Mangaluru, May 26: Everyone in Mangalore and Udupi has been complaining about the unbearable heat for the past couple of days and the heatwave is forcing people to stay indoors. Even Air conditioners have proved to be useless. The cities recorded the highest temperature of 37 Degrees Celsius today. Be prepared for the worse in the days to come. Sudden jump in the day temperatures over the last two days, coupled with power cuts every now and then has made life miserable in the city.
Other parts of the district are also reeling under heat-wave conditions. Puttur recorded the highest temperature of 38 degrees Celsius and Udupi is also recorded the highest temperature of 37 degrees yesterday. Poor monsoon, deforestation, disappearing green belt, High rise buildings and increasing air pollution are major contributors for the boiling summer, an IMD official said.
The situation is worst in north Karnataka. Though no deaths have been reported from the region, there is no respite from the heat. The worst hit seems to be Bidar where the temperature is almost 44 degrees Celsius.
Over 900 people have died due to heatwave across India in the last five days, with most deaths reported from the south-eastern states of Andhra Pradesh and Telangana. Temperatures are rising all the parts of India with maximum temperatures touching 45.5 C.
Beat the heat: A ready-reckoner on keeping cool
As the heat toll crosses 500 and temperatures are predicted to remain well over 45 degrees Celcius all week in many parts of India, be prepared for heat-related emergencies such as dehydration, heat cramps, heat exhaustion and heat stroke.
Sweating leads to excessive loss of salt and minerals, causing the body to dehydrate severely and causing problems.
Heat exhaustion: Caused by excessive water loss due to extreme heat exposure.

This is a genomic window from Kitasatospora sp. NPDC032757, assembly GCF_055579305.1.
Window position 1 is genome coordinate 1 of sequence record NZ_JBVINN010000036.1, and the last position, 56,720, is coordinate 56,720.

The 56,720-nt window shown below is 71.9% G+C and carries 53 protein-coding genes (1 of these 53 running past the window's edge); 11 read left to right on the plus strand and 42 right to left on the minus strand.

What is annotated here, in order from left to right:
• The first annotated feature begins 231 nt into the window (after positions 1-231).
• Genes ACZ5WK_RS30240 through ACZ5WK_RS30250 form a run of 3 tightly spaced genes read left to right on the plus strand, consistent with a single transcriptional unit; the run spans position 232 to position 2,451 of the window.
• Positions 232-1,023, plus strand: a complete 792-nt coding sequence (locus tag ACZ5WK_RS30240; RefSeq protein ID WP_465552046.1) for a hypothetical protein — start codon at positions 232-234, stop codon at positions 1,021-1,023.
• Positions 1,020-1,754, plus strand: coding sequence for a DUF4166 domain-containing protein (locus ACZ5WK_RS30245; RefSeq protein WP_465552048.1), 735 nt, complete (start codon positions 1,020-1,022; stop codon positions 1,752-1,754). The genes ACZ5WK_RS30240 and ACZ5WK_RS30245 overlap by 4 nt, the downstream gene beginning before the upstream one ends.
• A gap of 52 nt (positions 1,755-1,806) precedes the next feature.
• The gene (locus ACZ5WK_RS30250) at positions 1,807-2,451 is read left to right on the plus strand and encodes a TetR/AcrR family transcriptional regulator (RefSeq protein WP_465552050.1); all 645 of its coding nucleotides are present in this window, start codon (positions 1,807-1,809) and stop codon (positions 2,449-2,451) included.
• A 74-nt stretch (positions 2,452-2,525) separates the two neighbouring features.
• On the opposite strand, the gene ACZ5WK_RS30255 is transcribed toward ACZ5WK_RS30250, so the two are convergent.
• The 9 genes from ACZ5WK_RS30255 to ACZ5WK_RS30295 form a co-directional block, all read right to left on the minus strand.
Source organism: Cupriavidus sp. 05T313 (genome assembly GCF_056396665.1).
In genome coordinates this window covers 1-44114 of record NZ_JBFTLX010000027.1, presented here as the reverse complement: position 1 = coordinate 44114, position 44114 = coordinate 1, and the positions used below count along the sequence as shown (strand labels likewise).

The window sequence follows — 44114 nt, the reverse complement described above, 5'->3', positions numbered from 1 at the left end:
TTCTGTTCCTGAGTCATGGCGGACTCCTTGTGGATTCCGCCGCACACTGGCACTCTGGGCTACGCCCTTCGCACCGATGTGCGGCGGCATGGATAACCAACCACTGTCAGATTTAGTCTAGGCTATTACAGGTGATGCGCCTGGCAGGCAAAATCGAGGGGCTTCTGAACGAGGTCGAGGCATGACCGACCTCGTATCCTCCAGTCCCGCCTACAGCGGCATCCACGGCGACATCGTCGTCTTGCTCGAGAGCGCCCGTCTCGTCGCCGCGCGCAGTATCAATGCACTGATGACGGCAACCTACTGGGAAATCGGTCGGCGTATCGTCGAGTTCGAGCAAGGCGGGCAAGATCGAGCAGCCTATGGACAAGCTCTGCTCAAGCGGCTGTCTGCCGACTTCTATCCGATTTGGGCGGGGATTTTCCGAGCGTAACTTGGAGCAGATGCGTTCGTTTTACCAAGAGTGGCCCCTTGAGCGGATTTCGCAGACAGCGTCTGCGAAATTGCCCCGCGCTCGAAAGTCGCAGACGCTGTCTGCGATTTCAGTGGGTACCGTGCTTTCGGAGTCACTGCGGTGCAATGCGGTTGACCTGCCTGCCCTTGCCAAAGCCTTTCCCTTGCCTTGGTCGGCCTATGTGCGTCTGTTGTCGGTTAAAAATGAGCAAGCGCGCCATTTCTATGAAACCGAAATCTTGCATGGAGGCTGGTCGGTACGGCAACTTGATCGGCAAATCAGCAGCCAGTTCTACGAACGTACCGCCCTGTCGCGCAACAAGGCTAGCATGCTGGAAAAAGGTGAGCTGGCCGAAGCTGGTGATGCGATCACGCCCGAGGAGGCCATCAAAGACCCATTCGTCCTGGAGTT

Symptoms: Weak, rapid pulse; low blood pressure; headache; nausea; dizziness etc
Cure: Move to a cooler area, preferably in an air-conditioned environment and drink wate
Heat stroke: The body can no longer regulate its temperature, which makes it to rise rapidly. It’s a medical emergency that can kill.
Symptoms: High body temperature, dry skin with no sweating, rapid and strong pulse, headache, dizziness, nausea, disorientation, unconsciousness
Cure: Rushed to the nearest hospital
Heat cramps: Occurs when intense physical exertion causes electrolyte imbalance in the body
Symptoms: Cramps in the abdomen, calf or thigh muscles
Cure: Drinking fluids – water, buttermilk, coconut water and lime water -- helps
How to protect yourself from summer heat:
* Avoid peak sun hours between 12pm and 3pm
* Increase fluid intake to 3-4 litres a day
* Drink cool, non-alcoholic, non-caffeinated beverages. Alcohol and caffeine tend to dehydrate
* Avoid very cold liquids as they may cause stomach cramps
* Drink water through the day even if not thirsty. If you’re thirsty, it means the body is already dehydrated
* Drink a glass of water before stepping out
* When outdoors, have at least a glass of water or juice every hour
* Munch on food with high water content, such as watermelon, pineapple, cucumber etc
* Take a cold shower or bath if you feel very hot
* Wear loose clothes made of natural fibre
* Avoid strenuous activity during the day
* Use an umbrella or cover your head with a hat or a wet handkerchief when stepping out
* Apply sunscreen about 20 minutes before going out in the sun
* Use a spectrum sunscreen that protects against both UVA and UVB rays and has a SPF (Sun Protection Factor) of 15 or higher, even on cloudy days
* If you exercise, take a sip of a mixture of lemon water, sugar and salt every 15 minutes